6. There are pics of your grandpa to the left in what appears to be the hospital. I don’t know if you’ve commented on it, but I hope everything is OK.

    As for suicidal depression, I’ve never thought of it that way. It’s terrible. I’ve been so low that the only thing worse is the thought that my family would never, ever get over it. It’s never occurred to me that there could be anything worse than that- my family dealing with it afterwards. But of course it must get worse than that for some people or else no one would ever do it. It’s so simple, but I’ve never thought of it that way.

    Really this affected me. It made my skin crawl to think some people must be living in a place so dark.

  7. He’s been in hospice care for the last few months. Last month I went to see him for what will probably be the last time. He’s in relatively good spirits, and my father and mother and aunt are taking care of him. It’s sad, but he’s 93 and not in any real pain, so I guess it could be worse.

  8. I had an immediate family member attempt suicide as a result of severe depression. I witnessed intense anger from younger siblings at the decision to do so; herein lies the fault in thinking it was a decision.

    Two days after the attempt and only in day 1 of a 5 day shock therapy treatment, I watched my family member wake up, register loved ones with glazed eyes, moan discontentedly, and at the same time both despondently and wildly reach for the nearest object that could possibly inflict damage (here a pencil on the bedside table); this was followed by a stabbing motion towards the chest and a hopeless say as they realized there was no way this pencil would end any agony.

    The younger siblings were not here for this. They were allowed to visit further into the shock therapy treatment, when semblence of normalcy had returned. There is no doubt it was too intense for them, but perhaps they should have witnessed the depths prior.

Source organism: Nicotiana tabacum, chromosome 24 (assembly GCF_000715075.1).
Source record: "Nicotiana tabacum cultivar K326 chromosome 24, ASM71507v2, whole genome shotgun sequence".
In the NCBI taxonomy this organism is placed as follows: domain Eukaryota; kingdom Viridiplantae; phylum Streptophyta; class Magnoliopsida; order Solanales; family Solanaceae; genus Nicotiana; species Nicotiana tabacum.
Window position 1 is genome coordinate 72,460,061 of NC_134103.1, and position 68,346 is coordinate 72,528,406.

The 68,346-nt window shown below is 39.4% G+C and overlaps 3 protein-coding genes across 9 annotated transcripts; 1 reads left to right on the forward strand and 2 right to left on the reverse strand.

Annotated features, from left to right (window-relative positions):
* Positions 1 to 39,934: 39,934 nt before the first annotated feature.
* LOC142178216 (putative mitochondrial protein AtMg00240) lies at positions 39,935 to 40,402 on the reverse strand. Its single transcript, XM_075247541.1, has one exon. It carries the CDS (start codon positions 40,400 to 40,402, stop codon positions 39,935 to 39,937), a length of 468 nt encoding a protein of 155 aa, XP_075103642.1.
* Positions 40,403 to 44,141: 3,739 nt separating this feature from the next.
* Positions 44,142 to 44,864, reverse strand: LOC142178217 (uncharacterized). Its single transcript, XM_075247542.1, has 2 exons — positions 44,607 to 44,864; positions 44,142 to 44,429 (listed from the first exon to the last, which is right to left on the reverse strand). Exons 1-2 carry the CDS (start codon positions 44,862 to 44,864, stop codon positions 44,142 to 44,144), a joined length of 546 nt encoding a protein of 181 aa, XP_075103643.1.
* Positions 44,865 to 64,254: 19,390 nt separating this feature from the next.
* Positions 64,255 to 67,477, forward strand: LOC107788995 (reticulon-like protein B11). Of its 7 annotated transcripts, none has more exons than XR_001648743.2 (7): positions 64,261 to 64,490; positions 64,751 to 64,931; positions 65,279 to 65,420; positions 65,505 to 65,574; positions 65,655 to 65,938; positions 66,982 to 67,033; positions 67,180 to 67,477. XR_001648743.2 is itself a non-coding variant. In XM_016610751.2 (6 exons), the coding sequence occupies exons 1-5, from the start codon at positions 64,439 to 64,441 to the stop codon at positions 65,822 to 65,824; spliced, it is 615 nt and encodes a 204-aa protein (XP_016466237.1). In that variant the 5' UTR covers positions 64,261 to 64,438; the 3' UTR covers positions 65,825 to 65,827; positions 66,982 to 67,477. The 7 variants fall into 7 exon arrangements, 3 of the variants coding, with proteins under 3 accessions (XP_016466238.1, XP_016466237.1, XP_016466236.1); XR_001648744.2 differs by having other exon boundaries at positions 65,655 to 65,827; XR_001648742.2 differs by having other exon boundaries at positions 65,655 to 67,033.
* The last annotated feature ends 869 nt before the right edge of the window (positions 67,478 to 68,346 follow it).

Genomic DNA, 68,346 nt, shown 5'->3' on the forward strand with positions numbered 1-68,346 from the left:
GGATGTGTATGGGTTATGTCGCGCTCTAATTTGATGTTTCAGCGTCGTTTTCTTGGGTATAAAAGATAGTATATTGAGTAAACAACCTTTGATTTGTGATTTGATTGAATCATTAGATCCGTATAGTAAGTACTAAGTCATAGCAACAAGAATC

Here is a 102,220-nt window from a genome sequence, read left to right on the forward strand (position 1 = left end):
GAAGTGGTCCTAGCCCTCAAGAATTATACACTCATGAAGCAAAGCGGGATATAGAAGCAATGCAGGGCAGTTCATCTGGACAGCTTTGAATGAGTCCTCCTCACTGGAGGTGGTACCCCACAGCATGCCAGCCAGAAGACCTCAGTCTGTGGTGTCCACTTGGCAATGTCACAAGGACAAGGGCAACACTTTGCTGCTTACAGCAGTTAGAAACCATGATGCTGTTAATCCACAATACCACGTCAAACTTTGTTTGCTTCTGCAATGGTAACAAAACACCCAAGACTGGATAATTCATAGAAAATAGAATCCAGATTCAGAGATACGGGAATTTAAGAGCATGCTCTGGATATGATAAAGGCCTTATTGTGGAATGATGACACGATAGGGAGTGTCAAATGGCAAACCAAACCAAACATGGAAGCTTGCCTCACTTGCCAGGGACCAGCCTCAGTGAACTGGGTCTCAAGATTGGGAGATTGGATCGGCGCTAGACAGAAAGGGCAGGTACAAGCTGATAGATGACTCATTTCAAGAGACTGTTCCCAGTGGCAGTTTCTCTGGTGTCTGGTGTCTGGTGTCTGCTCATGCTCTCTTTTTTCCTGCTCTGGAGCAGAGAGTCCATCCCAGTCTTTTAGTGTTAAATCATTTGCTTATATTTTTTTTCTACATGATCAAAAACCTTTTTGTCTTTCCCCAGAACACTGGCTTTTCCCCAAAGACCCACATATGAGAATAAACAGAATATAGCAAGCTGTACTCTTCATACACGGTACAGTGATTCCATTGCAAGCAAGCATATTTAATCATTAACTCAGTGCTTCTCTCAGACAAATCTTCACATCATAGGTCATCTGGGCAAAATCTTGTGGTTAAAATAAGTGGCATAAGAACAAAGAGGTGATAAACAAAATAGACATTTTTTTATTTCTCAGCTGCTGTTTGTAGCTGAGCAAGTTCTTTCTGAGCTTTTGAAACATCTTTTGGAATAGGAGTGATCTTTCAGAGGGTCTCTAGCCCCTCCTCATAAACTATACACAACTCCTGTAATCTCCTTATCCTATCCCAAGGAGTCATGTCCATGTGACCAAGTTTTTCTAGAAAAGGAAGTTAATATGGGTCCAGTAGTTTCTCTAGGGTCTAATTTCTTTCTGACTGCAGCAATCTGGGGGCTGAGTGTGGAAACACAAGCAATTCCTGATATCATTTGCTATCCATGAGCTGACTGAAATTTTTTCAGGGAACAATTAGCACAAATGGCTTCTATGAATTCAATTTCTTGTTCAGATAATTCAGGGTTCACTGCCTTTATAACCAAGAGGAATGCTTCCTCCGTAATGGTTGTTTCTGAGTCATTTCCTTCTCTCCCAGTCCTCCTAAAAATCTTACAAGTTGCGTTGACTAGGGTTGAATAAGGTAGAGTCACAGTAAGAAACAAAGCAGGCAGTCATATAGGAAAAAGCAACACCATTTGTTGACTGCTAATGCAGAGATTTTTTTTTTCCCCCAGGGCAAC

Depression is a very real and very scary disease. The person involved was in a world of pain and suffering so intense that even if loved ones were registered, the only look in the eye was a pleading one: not for understanding or forgiveness, but for sympathy, sympathy to help them end their suffering.

    The shock therapy created a complete change. The 5 days throughout the therapy are completely evaporated from the individuals memory, as well as much about the decision making process leading up to the attempt; they are only confused about how they felt just so-so and then came out of the hospital a week later with instructions to family members to keep harmful objects out of reach.

    Shock therapy worked in this case. I feel blessed and lucky, both because the individual has turned around and I still get to see them. I also feel blessed that my younger siblings do not have to go through life without the chance to reacquaint themselves with the family member who still lives with depression today. What they wouldn’t have been able to understand is what you wrote here. This had nothing to do with the people on the ground.

  9. D, I’m glad the shock therapy worked in your family member’s case. One of my family members had shock therapy and her mind and personality were altered forever after that. I don’t want to make it sound more severe than it was- she was still able to hold her job and live her life and enjoy friends and family, but she was forever after getting memories mixed up with one another and with fiction and always a bit clumsy and awkward thereafter. Her treatment was in the early 70s. As far as I know, they don’t do shock therapy anymore. Like your family member, mine could not remember the treatment either. I’m not sure how I feel about all of that, but on the other hand I got to have this person in my life, so…

  10. yes, depression is real. Thank you, Alison, for having the courage to speak about your own experience. Courage and connection are needed in this world. Strangely enough, I found out about DFW’s death here, a few days ago. He was a college professor of mine. He was kind and thoughtful, and he reached out to me when I was having a hard time. These things meant so much more to me than his writing. I am glad to have known Dave, and I am deeply saddened that he chose to leave this world. And yet, I also respect this choice. Dave, thank you for being you and thank you for all that you have given us. You will be missed.

  11. You said that perfectly. I always thought it was kind of selfish for the left behind (or potentially left behind) to think that way, to be honest.